As today is Poetry Day here in Ireland, I thought I’d share a poem by Joseph Sheridan Le Fanu (1814-1873). If Le Fanu is one of Ireland’s overlooked authors (when remembered it is mainly for his ghost stories and sensation novels), then as a poet he is certainly almost entirely forgotten. Though this was not always the case.
It wasn’t until over twenty years after the author’s death that the Poems of J.S. Le Fanu (London: Downey, 1896) were collected under the editorship of family friend Alfred Percival Graves. But as Graves indicates in his introduction, Le Fanu had been a lifelong poet, and was writing “brilliant doggrel” as a young man, the only surviving example being a valentine to “a very pretty” Miss K——:
“Your frown or your smile make me Savage or Gay / In action, as well as in song; / And if ’tis decreed I at length become Gray, / Express but the word, and I’m Young.”
One of Le Fanu’s earliest successes as a poet was “The Ballad of Shamus O’Brien”, though curiously his authorship was, even at the height of the poem’s popularity, not known. In fact, it was commonly attributed to Samuel Lover (1797-1868) who popularised the ballad in America in 1846. In a letter to Le Fanu’s brother William, Lover wrote:
“In reading over your brother’s poem while I crossed the Atlantic, I became more and more impressed with its great beauty and dramatic effect—so much so that I determined to test its effect in public, and have done so here, on my first appearance, with the greatest success.”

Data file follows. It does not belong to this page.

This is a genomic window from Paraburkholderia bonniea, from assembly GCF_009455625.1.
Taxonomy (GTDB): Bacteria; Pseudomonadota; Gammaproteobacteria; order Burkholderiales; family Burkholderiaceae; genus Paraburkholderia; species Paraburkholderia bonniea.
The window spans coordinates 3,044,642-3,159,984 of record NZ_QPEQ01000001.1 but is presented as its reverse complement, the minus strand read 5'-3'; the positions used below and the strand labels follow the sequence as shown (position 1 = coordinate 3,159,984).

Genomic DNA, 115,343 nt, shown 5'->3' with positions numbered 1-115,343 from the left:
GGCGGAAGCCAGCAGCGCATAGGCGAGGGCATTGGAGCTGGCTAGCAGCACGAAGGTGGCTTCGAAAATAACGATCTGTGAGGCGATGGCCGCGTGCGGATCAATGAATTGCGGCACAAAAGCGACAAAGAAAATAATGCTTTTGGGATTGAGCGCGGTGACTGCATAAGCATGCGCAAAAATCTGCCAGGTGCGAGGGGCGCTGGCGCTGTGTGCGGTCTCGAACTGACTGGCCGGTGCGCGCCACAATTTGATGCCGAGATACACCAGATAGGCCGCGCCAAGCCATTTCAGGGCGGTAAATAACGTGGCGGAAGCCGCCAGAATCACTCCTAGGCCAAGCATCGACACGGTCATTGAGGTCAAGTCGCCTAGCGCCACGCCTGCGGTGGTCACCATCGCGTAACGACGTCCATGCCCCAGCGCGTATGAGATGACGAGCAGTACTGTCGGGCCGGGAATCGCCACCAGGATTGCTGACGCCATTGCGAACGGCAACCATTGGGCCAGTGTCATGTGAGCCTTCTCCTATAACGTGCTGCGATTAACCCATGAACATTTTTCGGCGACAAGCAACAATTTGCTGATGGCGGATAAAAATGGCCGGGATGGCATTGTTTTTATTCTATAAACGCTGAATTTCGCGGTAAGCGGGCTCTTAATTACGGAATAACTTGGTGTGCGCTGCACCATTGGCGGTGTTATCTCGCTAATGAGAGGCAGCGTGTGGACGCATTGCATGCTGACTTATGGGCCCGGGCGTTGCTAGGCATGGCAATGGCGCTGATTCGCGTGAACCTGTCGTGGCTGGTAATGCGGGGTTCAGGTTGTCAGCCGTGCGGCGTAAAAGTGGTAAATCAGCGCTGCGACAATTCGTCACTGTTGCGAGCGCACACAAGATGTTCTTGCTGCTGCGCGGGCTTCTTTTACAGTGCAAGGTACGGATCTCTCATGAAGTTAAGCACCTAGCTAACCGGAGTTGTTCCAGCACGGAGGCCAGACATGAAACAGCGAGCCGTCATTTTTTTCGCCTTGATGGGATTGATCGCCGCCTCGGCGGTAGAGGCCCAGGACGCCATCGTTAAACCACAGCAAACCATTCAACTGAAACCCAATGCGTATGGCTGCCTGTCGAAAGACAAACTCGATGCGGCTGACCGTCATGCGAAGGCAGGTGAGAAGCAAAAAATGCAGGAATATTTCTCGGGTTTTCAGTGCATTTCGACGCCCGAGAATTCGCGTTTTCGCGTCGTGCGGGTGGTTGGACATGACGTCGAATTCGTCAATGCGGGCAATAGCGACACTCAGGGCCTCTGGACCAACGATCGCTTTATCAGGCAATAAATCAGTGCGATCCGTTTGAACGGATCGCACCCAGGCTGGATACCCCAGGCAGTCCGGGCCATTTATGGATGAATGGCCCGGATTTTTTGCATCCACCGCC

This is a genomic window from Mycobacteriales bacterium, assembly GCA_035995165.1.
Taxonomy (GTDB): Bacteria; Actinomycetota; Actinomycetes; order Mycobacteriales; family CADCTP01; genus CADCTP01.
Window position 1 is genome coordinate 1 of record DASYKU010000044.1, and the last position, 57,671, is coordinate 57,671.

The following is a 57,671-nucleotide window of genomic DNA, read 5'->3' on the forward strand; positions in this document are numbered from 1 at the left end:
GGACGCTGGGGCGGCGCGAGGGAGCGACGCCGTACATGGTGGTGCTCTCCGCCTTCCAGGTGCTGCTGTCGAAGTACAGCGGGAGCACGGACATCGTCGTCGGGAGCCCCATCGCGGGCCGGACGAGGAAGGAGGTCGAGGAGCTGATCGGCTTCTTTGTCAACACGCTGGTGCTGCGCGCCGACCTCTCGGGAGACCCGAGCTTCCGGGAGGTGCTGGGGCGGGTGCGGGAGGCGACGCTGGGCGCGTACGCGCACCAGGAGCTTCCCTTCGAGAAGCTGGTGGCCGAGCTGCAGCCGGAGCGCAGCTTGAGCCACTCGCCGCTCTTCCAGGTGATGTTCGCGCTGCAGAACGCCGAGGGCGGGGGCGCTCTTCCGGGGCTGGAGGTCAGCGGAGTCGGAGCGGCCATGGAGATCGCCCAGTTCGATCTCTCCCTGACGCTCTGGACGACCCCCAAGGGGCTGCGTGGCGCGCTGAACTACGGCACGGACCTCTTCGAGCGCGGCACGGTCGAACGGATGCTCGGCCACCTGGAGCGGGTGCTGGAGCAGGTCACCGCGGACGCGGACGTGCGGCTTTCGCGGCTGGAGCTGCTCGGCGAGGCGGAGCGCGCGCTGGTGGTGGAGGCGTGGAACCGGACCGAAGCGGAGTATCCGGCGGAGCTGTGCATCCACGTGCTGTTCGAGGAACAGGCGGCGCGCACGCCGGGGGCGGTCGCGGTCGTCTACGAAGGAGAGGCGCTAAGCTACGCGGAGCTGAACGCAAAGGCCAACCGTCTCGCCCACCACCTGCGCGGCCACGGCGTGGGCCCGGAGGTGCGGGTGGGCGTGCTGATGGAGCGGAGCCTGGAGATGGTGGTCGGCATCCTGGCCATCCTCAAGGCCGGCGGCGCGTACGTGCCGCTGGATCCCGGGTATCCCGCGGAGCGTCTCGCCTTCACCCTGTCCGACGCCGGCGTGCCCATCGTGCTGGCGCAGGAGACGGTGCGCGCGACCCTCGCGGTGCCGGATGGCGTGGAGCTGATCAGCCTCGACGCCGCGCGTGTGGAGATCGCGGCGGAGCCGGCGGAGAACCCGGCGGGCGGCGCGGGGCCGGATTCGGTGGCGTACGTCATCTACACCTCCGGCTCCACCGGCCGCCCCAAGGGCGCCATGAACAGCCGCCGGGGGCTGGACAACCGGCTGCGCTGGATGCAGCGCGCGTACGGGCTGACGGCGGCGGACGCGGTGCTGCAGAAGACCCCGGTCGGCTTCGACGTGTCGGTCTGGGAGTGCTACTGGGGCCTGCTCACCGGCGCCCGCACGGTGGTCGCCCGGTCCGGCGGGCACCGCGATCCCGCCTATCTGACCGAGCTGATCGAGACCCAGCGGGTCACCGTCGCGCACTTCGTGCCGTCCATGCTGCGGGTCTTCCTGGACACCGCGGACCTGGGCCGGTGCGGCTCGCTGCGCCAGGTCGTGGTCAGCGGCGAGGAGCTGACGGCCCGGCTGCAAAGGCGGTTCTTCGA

So enduring was the ballad’s popularity that it was adapted as an opera by Charles Villiers Stanford in 1895. Long out of print in the twentieth-century, Swan River Press issued in 2011 a new edition of Le Fanu’s poetry as a limited edition hand-bound booklet, copies of which are available here.
“Shamus O’Brien” first saw print in the July 1850 issue of the Dublin University Magazine, a magazine to which Le Fanu is now intricately connected as both contributor and editor. And even here it appeared anonymously, as many of his contributions did. A brief introductory note explains the poem’s popularity with public recitations, and notes the misattribution to Samuel Lover.
And so, for Poetry Day Ireland, we wish to share with you Joseph Sheridan Le Fanu’s “Ballad of Shamus O’Brien” as it first appeared in the Dublin University Magazine:
If you’re looking for more Irish poetry, please check out our previous post on George William Russell (AE).
I have a recording of my grandfather reciting that poem from memory with his Leitrim accent. The recording is from the late 1970s and starts with Caoch O’Leary, then on to Seamus O’Brien. He misses some of the lines, and changes some of the words but it is basically the same poem. His other favourite was Oft In The Stilly Night. For years I have searched lines from Seamus O’Brien on the internet to no avail. Now you’ve helped me find it.
Wonderful story, Tim, and I’m glad the post helped out! I think the poem was meant to have been recited, so it’s good to hear that that’s how you encountered it and how your grandfather had kept it alive.